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The portrait of a tyrant in Chimamanda’s Purple Hibiscus

By John Chukwuma Ajakah

Nigerian born author, Chimamanda NgozAdichie unveils the portrait of a tyrant in her debut novel, Purple Hibiscus, first published in 2003 by HarperCollins Publishers Ltd. The novel is an amazing exploration of the psyche of a highly militarized society. It portrays the family as a microcosm of the larger society. The compelling narrative reveals the dynamics of group behavior in a militarized society, where many family units and interpersonal relationships at various levels are conditioned to re-enact the unhealthy pattern set by the political gladiators who use draconic rules to perpetuate themselves in power. The protagonist in this novel is portrayed as a tyrant with enormous power to crush every form of opposition. However, rebellion erupts from unlikely quarters and he eventually becomes a victim of the obnoxious system he had created.

Chimamanda Adichie


Purple Hibiscus is set in South-Eastern Nigeria, but it captures the prevailing socio-economic and political climate in the country during the military regimes of Generals Ibrahim Babaginda and Sani Abacha with the ill contrived,’ Interim Government’ of Chief Ernest Shonekan in between. The dispensation covered reveals reigns of terror fraught with unpopular policies, blatant disregard for the rule of law, abuse of human rights, financial indiscipline, senseless killings and other atrocities. The prevailing socio-economic environment captured in the narrative, echoes the era of incessant industrial actions by labour unions and high cost of living-hyper-inflation, scarcity of fuel with long unending queues at filling stations. Most of the events in the novel occur in the protagonist’s residence in Enugu. Some of the incidents take place in his country home in the village, where his aged father resides while others occur at the university community of the University of Nigeria, Nsukka, where Aunty Ifeoma, his only sister lectures.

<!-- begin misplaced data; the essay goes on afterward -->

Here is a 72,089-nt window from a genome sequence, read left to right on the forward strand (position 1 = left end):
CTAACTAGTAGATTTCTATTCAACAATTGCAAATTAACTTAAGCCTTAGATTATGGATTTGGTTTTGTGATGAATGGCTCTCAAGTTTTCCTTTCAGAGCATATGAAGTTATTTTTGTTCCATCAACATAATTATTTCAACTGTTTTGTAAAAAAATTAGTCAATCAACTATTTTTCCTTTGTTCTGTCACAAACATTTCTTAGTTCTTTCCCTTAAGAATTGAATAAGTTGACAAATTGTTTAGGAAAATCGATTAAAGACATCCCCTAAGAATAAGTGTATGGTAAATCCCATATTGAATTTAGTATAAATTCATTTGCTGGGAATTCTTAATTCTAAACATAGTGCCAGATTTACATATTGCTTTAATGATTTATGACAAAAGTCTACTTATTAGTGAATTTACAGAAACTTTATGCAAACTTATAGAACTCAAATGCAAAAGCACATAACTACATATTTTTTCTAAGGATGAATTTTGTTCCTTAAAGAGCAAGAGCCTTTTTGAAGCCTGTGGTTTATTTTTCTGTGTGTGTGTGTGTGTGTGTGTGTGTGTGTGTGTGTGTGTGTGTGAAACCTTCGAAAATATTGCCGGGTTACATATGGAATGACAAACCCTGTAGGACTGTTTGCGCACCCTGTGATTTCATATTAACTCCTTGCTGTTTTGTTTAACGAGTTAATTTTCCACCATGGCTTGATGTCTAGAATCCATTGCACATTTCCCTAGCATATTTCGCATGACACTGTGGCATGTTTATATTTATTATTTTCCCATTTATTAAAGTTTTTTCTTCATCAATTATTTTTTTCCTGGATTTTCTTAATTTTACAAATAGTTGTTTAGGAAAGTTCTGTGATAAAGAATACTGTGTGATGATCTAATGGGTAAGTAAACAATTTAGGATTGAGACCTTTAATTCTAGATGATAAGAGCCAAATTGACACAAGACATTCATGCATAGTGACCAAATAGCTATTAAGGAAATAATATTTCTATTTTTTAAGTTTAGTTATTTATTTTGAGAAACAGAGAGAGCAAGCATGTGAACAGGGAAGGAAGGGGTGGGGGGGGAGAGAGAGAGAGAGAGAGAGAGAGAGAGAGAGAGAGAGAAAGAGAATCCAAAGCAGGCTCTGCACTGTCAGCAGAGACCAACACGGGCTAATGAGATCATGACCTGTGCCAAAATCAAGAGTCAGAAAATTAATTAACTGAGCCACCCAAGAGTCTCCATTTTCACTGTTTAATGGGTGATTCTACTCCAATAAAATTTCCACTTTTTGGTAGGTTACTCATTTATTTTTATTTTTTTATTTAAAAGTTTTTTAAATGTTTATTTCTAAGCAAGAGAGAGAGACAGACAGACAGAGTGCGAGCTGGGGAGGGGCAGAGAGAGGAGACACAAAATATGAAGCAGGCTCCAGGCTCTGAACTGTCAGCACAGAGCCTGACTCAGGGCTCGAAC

The novel revolves around an elitist family, whose head, Eugene, was raised from obscurity to prominence through personal struggles. The protagonist is portrayed as a successful business mogul – an industrialist and entrepreneur with chains of business concerns and international connections. His immediate family members live a regimented life as he regulates their behavior, schedules the daily routines and imposes his Catholic dogmas on them. His morbid fear for failure and poverty is the catalyst for his unrivaled success. His father had been so poor that he had to work extremely hard to win scholarships ahead of other students to go through school. Now a millionaire and success by every standard, Eugene wants nothing less from his children, Kambili and Jaja. They must be the best among their equals, taking the first position in every examination they sit for. He provides them with every resource and even serves as a patron to the schools. No excuse for failure. To him, failure includes being the second best in any contest. Perhaps, he means well, but this obsession for excellence places the children under avoidable pressure. The resulting stress sometimes, leads to a breakdown which Kambili experiences once and ends the term in the unpardonable second position forcing Eugene to visit the school and tells his children that ‘he did not spend so much money on Daughters of the Immaculate Heart and St. Nicholas to have other children come first’( p.39).

The protagonist masquerades as a devout Catholic, philanthropist, moralist and social crusader in public purview. At home, he sets an unrealistic standard of behavior. As a disciplinarian, he rules the family with the vehemence of a despot subjecting his wife, Beatrice, and children to traumatic experiences that eventually tear the family apart. Eugene dies of poisoning administered in his tea by his supposedly docile and submissive wife with the connivance of the amiable home help, Sisi. Jaja claims responsibility for the murder to exonerate his mother and save her from further trauma.